Claims made on food packaging have been increasingly scrutinized, resulting in a precipitous rise in class action lawsuits against food manufacturers. Food activists and consumer advocacy groups view litigation as a means of protecting consumers from deceptive marketing and greenwashing by large food manufacturers. On the other hand, food manufacturers may view this as a form of extortion, using the threat of court costs and legal fees for out-of-court monetary settlements.
Words and phrases such as ‘natural,’ ‘healthy,’ ‘sustainable,’ ‘whole grain,’ ‘humane,’ and [the product of] ‘family farms’ are regularly used on food packaging. But seller beware: all these claims have been cited as disingenuous in class action lawsuits. In 2019, the phrase ‘happy cows’ was removed from Ben and Jerry’s Ice Cream after a complaint was filed that alleged that the bovines actually lived in mass-production dairy operations and that the ice cream was deceptively labeled and marketed. “I see demand letters every month for food label lawsuits,” says Michelle Wright, a food labeling and regulatory consultant. “My clients ask me; ‘how do I respond?’ and I tell them to seek an experienced food attorney.” Many firms settle out of court to avoid high legal fees and the negative publicity a lawsuit generates.
What rules govern food package claims?
In the United States, the Food and Drug Administration (FDA) is responsible for the safety and quality of most foods (meats and a few others are under the US Department of Agriculture) and food labeling. Due to three Citizen Petitions for a legal definition of ‘natural’, the Food and Drug Administration (FDA) collected comments on using the term in food labeling. Unfortunately, the comment period ended in May 2016 with no legal definition or change in FDA oversight.
While not a rule or regulation, the FDA does have a longstanding policy concerning the use of ‘natural’ on human food labels: “…nothing artificial or synthetic including all color additives regardless of source.” The FDA policy continues…” this policy was not intended to address food production methods such as the use of pesticides, nor did it explicitly address food processing or manufacturing methods… The FDA did not consider whether the term ‘natural’ should describe any nutritional or other health benefit”.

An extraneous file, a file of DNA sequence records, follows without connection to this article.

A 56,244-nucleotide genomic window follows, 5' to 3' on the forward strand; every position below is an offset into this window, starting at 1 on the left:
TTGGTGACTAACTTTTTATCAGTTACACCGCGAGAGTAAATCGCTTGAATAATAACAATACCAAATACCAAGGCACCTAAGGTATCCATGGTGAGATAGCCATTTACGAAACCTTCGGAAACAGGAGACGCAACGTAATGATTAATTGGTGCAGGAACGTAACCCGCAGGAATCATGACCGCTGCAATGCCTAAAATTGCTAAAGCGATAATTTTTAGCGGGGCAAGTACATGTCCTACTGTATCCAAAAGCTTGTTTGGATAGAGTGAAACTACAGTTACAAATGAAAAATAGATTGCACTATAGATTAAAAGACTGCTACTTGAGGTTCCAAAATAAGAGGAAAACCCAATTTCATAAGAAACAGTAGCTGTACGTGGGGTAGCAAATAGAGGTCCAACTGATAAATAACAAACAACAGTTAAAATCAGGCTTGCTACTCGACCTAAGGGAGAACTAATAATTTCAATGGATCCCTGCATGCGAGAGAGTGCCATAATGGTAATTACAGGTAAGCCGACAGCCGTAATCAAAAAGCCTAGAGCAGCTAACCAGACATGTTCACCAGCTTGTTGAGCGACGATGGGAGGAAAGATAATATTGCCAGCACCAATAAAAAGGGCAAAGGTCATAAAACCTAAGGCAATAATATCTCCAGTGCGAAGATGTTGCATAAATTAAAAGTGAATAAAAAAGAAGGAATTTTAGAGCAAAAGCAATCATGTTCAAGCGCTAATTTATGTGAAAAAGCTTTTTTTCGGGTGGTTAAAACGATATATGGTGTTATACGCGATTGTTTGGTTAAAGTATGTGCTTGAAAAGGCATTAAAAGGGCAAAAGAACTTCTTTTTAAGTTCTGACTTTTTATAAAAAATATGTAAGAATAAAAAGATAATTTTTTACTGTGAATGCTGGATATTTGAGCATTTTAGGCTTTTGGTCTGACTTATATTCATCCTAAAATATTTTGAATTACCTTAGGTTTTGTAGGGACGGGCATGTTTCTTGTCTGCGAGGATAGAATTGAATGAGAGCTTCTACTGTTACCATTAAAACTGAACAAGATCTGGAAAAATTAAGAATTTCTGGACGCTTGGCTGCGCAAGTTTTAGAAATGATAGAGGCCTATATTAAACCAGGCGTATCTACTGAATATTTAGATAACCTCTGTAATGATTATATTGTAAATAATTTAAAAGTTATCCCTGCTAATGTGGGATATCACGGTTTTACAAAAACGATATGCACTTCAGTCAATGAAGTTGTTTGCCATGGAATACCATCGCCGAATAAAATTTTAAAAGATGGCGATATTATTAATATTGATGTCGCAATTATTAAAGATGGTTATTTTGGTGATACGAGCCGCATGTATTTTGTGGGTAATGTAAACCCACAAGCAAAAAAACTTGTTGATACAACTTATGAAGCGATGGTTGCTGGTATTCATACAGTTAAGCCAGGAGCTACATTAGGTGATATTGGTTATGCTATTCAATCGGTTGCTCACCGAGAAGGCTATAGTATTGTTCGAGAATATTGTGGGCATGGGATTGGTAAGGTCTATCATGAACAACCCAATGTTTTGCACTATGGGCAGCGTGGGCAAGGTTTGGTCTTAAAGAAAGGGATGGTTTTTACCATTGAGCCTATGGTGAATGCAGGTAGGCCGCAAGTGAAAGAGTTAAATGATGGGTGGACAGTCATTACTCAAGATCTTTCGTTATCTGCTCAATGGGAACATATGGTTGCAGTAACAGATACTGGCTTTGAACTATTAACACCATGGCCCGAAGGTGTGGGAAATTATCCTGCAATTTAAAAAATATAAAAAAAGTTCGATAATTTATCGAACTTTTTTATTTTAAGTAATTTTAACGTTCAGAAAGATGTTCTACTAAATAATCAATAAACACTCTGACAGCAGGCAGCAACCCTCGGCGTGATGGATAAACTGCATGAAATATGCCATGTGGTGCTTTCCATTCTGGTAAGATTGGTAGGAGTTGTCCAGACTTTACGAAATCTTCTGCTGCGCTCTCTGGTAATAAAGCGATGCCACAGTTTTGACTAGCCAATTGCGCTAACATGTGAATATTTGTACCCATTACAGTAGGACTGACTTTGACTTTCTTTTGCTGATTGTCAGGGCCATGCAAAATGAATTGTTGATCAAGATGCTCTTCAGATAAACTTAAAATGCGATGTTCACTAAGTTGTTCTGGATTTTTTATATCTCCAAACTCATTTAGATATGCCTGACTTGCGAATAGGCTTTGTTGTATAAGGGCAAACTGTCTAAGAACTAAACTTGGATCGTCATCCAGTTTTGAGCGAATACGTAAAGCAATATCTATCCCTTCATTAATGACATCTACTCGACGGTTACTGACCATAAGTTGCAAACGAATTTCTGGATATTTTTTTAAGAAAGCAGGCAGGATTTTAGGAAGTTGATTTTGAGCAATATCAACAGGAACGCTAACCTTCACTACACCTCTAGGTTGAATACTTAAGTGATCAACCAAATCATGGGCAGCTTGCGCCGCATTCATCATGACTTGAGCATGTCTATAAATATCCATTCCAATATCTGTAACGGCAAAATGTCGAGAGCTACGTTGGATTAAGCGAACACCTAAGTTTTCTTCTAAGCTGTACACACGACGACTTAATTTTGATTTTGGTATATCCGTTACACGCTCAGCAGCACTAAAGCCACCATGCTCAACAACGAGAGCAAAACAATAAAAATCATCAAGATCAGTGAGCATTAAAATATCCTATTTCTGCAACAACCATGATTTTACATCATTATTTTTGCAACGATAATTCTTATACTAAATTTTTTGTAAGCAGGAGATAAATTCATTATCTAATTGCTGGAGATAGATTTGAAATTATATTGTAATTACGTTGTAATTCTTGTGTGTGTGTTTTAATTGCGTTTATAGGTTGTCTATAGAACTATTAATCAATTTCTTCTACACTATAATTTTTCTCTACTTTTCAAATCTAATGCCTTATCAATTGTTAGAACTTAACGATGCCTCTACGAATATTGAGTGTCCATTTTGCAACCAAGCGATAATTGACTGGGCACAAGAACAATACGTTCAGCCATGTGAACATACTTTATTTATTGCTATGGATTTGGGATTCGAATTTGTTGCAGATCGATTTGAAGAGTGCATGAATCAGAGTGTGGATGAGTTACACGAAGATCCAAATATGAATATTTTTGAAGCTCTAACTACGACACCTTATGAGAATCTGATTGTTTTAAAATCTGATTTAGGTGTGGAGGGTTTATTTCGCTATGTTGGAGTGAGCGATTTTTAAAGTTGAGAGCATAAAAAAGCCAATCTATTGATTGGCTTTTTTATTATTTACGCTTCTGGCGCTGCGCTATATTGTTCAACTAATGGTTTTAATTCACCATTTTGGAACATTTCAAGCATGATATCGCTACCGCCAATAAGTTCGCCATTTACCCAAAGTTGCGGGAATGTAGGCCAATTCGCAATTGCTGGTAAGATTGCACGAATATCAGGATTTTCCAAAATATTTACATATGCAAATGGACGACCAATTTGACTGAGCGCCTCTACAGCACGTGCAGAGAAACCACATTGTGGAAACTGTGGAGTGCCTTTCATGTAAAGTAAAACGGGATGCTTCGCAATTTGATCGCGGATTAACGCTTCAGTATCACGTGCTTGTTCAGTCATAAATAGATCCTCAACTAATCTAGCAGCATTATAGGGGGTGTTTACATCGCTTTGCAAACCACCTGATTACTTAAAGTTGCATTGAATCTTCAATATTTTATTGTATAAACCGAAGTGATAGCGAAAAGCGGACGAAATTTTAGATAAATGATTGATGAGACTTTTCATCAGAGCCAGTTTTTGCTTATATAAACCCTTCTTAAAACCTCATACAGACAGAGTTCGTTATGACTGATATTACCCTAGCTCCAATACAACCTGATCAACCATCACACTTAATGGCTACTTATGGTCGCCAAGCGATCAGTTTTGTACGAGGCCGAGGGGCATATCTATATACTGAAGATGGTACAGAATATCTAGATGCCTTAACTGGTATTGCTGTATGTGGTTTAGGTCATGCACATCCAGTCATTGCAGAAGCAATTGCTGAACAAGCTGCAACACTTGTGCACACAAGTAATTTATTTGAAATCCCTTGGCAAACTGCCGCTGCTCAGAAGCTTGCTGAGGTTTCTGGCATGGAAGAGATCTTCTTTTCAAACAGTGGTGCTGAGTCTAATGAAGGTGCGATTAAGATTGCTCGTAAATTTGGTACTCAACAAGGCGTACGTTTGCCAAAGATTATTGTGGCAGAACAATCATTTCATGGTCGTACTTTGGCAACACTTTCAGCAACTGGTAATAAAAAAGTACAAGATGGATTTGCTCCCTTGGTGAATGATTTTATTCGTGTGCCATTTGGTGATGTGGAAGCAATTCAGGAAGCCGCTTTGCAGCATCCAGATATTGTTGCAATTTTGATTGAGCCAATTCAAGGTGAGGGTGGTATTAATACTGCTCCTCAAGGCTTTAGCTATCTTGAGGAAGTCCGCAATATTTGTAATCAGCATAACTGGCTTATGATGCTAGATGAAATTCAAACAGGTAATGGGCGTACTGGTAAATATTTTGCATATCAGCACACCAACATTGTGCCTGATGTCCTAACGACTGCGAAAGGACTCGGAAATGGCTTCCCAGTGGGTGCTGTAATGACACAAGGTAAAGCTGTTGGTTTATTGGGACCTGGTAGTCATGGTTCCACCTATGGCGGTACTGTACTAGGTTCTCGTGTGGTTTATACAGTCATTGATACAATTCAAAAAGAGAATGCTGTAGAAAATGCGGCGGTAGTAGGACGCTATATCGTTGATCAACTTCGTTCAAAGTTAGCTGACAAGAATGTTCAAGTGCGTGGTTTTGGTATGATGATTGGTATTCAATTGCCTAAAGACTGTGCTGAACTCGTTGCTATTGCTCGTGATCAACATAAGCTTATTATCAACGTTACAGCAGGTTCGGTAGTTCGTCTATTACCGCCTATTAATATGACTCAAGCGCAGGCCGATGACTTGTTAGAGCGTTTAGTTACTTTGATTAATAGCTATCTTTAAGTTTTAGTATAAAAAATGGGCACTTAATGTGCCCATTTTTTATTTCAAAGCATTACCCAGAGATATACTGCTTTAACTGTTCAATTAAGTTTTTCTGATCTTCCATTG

The term ‘healthy’ has been rigorously codified by the FDA and is based on levels of fat, saturated fat, cholesterol, vitamins, minerals, protein, and fiber. For example, to be labeled as healthy, a meal product must be low in fat and saturated fat, contain 90 mg or less of cholesterol per Labeled Serving, and provide at least 10% of the Reference Daily Intake or Daily Reference Value per Labeled Serving of two nutrients. Codes of Federal Regulations such as this are very complex and often require the help of experts for correct interpretation.
Spencer Sheehan – the Vanilla Vigilante
Whether codified into law or public policy, the use of certain food claims has proven to be costly to food manufacturers and marketers. According to the law firm Perkins Coie, 2021 saw 325 lawsuits against the food and beverage industry. This is up from a total of 19 in 2008. False labeling claims are the largest category of lawsuits. This 2021 uptick in food label lawsuits can be partially attributed to one New York attorney known as the Vanilla Vigilante. His ‘unrelenting cascade’ of lawsuits targets vanilla flavorings and other flavorings in Pop-Tarts and onion snacks. In other plaintiff complaints, phrases such as ‘made with real fruit,’ ‘slightly sweet,’ and ‘salt and vinegar potato chips’ have been questioned. “The breadth and creativity of these filings show how plaintiffs continue to scrutinize food and beverage labels for potential lawsuits,” said a Perkins Coie representative. Are these lawsuits becoming the ‘bread and butter’ of opportunistic attorneys?
“These cases can really have a chilling effect on speech. [It’s] damaging not only to the company, but also potentially for consumers, if companies are afraid of giving truthful and accurate information for a fear of being roped into a meritless lawsuit”
- Ivan Wasserman, a food lawyer
Consumer advocates would disagree, insisting that these lawsuits hold Big Food accountable; countering that legal activism is necessary due to weak governmental oversight of food label claims. Is suing companies into submission the best way to protect the consumer from dishonest or inflated claims? Or will the cost of these lawsuits be passed on to the consumer with little effect on the truthfulness of package claims?
But take heart. A bill titled “The Food Labeling Modernization Act of 2021” was introduced in Congress last year. It would standardize front-of-the-packaging labels to provide consumers with quick and easy to assess information on the product's health benefits. This week, the FDA issued a 30-day procedural notice which will gather information from consumers on voluntary symbols that could be used in the future to convey the nutrient content claim of “healthy.”
Consumers and advocacy groups can submit comments and suggestions on that definition on this website. Instead of lawyering up, let’s consider participation in legislation to raise the bar on food labeling claims.